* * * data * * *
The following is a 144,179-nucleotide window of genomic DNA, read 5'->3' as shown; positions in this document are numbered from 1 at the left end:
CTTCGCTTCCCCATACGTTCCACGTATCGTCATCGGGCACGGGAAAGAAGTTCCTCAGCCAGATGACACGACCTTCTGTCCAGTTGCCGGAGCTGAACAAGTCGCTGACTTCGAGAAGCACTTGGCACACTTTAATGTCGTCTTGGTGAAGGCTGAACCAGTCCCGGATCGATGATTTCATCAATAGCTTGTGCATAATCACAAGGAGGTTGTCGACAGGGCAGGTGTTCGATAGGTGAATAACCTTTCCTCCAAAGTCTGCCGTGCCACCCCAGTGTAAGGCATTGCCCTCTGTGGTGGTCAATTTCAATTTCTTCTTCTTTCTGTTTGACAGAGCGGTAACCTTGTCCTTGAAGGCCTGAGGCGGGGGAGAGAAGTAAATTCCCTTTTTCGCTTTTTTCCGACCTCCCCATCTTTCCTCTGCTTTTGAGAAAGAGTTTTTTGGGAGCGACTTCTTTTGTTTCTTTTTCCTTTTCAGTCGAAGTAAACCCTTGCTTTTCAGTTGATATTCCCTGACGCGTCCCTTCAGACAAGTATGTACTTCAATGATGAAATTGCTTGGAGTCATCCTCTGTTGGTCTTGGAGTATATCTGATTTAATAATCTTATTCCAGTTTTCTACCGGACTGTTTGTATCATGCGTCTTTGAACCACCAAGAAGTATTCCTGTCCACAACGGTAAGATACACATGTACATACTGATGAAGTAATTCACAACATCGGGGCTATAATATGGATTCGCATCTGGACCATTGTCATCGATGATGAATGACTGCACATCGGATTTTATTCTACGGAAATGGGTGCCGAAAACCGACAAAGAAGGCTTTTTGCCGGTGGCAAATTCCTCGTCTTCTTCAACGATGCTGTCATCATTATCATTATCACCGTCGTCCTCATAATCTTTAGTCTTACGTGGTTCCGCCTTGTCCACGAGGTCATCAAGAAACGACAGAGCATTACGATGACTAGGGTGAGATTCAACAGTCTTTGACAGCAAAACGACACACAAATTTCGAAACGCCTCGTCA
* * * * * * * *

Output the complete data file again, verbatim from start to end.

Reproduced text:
The following is a 144,179-nucleotide window of genomic DNA, read 5'->3' as shown; positions in this document are numbered from 1 at the left end:
CTTCGCTTCCCCATACGTTCCACGTATCGTCATCGGGCACGGGAAAGAAGTTCCTCAGCCAGATGACACGACCTTCTGTCCAGTTGCCGGAGCTGAACAAGTCGCTGACTTCGAGAAGCACTTGGCACACTTTAATGTCGTCTTGGTGAAGGCTGAACCAGTCCCGGATCGATGATTTCATCAATAGCTTGTGCATAATCACAAGGAGGTTGTCGACAGGGCAGGTGTTCGATAGGTGAATAACCTTTCCTCCAAAGTCTGCCGTGCCACCCCAGTGTAAGGCATTGCCCTCTGTGGTGGTCAATTTCAATTTCTTCTTCTTTCTGTTTGACAGAGCGGTAACCTTGTCCTTGAAGGCCTGAGGCGGGGGAGAGAAGTAAATTCCCTTTTTCGCTTTTTTCCGACCTCCCCATCTTTCCTCTGCTTTTGAGAAAGAGTTTTTTGGGAGCGACTTCTTTTGTTTCTTTTTCCTTTTCAGTCGAAGTAAACCCTTGCTTTTCAGTTGATATTCCCTGACGCGTCCCTTCAGACAAGTATGTACTTCAATGATGAAATTGCTTGGAGTCATCCTCTGTTGGTCTTGGAGTATATCTGATTTAATAATCTTATTCCAGTTTTCTACCGGACTGTTTGTATCATGCGTCTTTGAACCACCAAGAAGTATTCCTGTCCACAACGGTAAGATACACATGTACATACTGATGAAGTAATTCACAACATCGGGGCTATAATATGGATTCGCATCTGGACCATTGTCATCGATGATGAATGACTGCACATCGGATTTTATTCTACGGAAATGGGTGCCGAAAACCGACAAAGAAGGCTTTTTGCCGGTGGCAAATTCCTCGTCTTCTTCAACGATGCTGTCATCATTATCATTATCACCGTCGTCCTCATAATCTTTAGTCTTACGTGGTTCCGCCTTGTCCACGAGGTCATCAAGAAACGACAGAGCATTACGATGACTAGGGTGAGATTCAACAGTCTTTGACAGCAAAACGACACACAAATTTCGAAACGCCTCGTCA